First Run: Camden’s Claim As Birthplace Of The Drive-in Theater

June 22, 2016 |  by  |  Vantage  |  , ,

 

The country's first official drive-in theater in Camden opened in 1933. The screen was 30 feet high and 40 feet wide | Photo courtesy of the Historical Society of Pennsylvania

The world’s first official drive-in theater in Camden opened in 1933. The screen was 30 feet high and 40 feet wide | Photo: University of Michigan

The drive-in movie theater, a ubiquitous component of the Hollywood and auto-crazed culture of mid-century America, has largely faded from popularity and public consciousness. However, the Philadelphia region will forever have a permanent place in drive-in history as the concept was designed and patented here, just across the river in Camden, New Jersey.

It is fitting that an iconic representation of 20th century automotive culture began on one of the first roads specifically designed for the automobile, Admiral Wilson Boulevard, which opened in 1926. South Jersey native and chemical company magnate Richard Hollingshead, Jr. launched the world’s first drive-in movie theater on the north side of the Boulevard in June 1933. It is rumored the idea came from his mother, who complained the seats in regular movie theaters were less comfortable than those in her car.

Hollingshead, whose family owned and ran the R.M. Hollingshead Corporation chemical plant in Camden, created several blueprints for the drive-in and tested various components of the theater in his driveway. He first mounted a 1928 model Kodak projector to the hood of his car and simulated various weather conditions until the design worked. He then lined cars up in front of a tree-mounted screen to figure out the logistics of parking locations, angles, and elevations, and other considerations. He built a series of ramps he believed would afford all passengers a decent view, an idea which proved too costly and maintenance-heavy to implement. After several months of tests, he combined his blueprints for the various parts of the design and received a patent on his drive-in theater plan in 1930.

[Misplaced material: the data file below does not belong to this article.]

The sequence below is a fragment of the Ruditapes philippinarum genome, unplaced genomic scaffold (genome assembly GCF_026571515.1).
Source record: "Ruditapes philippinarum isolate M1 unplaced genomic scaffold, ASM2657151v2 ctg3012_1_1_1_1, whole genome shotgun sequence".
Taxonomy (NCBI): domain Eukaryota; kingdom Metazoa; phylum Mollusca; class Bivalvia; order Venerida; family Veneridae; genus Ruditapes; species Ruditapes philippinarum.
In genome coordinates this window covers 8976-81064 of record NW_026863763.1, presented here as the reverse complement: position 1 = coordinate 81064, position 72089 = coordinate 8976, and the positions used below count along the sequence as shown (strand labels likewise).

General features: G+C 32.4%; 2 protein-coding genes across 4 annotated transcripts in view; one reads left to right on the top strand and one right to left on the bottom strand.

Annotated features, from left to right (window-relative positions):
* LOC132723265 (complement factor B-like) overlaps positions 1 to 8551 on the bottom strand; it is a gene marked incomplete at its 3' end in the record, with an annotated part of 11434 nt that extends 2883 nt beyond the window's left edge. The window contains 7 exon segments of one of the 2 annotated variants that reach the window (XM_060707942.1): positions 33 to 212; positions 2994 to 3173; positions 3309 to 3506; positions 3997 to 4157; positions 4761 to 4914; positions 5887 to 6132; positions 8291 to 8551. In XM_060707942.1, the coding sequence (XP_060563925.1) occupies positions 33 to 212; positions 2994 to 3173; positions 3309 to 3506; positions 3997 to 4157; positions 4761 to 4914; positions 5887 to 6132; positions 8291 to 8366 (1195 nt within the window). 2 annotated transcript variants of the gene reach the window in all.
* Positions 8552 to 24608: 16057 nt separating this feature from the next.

Opening Day June 6,1933

A traffic jam at the ticket booth on opening night, June 6, 1933 | Photo: Historical Society of Pennsylvania

Hollingshead sold out on opening night, on June 6, 1933, when he screened “Wives Beware.” News of Camden’s drive-in theater spread quickly. During the first summer of operation Hollingshead’s employees recorded license plates from forty three different states.

Although the theater was an initial success, many patrons complained about the poor sound quality of the original speaker design. The theater featured three RCA Victor speakers, which were mounted to the screen. This created an issue both for people parked close to the screen, who were overwhelmed by the loud volume, and those in the back, who had difficulty hearing anything. Thus, there were few prime spots to park and have a decent movie going experience. Perhaps this is why early advertisements encouraged patrons to “talk or smoke” during the features. Hollingshead returned to the RCA Victor factory on Camden’s waterfront to look for a solution. The issue was resolved when RCA created a new small speaker that could be mounted to individual cars.

CamdenDI

Advertisement for the Camden Drive-In | Image: CinemaTreasures.org

In the ensuing decade, drive-in movie theaters opened all over the country. Unfortunately for Hollingshead, most of these new theaters ignored his patent and he incurred large legal fees, but few royalties from their success. At the same time, Hollingshead’s own theater struggled to make a profit. As an independent theater owner during the Studio Era, he had to pay upwards of $400 for each film shown, and many of the pictures he was given had already been shown at traditional theaters before he was able to acquire them. The $.50 admission fee, even when bolstered by sales of snacks, soda, and beer, was not a sustainable model. Unable to make a profit, in 1935 Hollingshead sold to a theater owner who relocated the screen and equipment to Union, New Jersey. Although Camden’s drive-in days were short lived, Hollingshead’s theater was succeeded by myriad car-related businesses on the Boulevard, ranging from the amusingly ill-conceived whoopee coaster, in which customers would pay to drive their cars on a track which simulated a roller coaster, to the more mundane auto dealerships and gas stations. Today, a rental car lot occupies the space where Hollingshead’s theater stood.